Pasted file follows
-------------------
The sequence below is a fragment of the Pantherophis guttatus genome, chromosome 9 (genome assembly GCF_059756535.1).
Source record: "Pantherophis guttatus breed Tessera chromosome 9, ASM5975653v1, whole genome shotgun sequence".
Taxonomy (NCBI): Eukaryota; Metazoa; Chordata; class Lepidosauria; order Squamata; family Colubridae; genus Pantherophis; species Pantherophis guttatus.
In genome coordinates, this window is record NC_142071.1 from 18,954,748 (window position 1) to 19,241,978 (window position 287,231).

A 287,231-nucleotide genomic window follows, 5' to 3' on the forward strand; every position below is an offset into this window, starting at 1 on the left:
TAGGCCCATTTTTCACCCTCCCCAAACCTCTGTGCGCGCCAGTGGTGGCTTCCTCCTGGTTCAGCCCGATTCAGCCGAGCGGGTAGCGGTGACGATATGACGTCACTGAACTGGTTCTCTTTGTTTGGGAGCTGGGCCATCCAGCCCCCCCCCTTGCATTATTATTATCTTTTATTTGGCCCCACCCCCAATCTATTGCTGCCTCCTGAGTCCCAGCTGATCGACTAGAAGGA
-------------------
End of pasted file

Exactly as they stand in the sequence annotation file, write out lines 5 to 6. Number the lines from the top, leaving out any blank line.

A 287,231-nucleotide genomic window follows, 5' to 3' on the forward strand; every position below is an offset into this window, starting at 1 on the left:
TAGGCCCATTTTTCACCCTCCCCAAACCTCTGTGCGCGCCAGTGGTGGCTTCCTCCTGGTTCAGCCCGATTCAGCCGAGCGGGTAGCGGTGACGATATGACGTCACTGAACTGGTTCTCTTTGTTTGGGAGCTGGGCCATCCAGCCCCCCCCCTTGCATTATTATTATCTTTTATTTGGCCCCACCCCCAATCTATTGCTGCCTCCTGAGTCCCAGCTGATCGACTAGAAGGA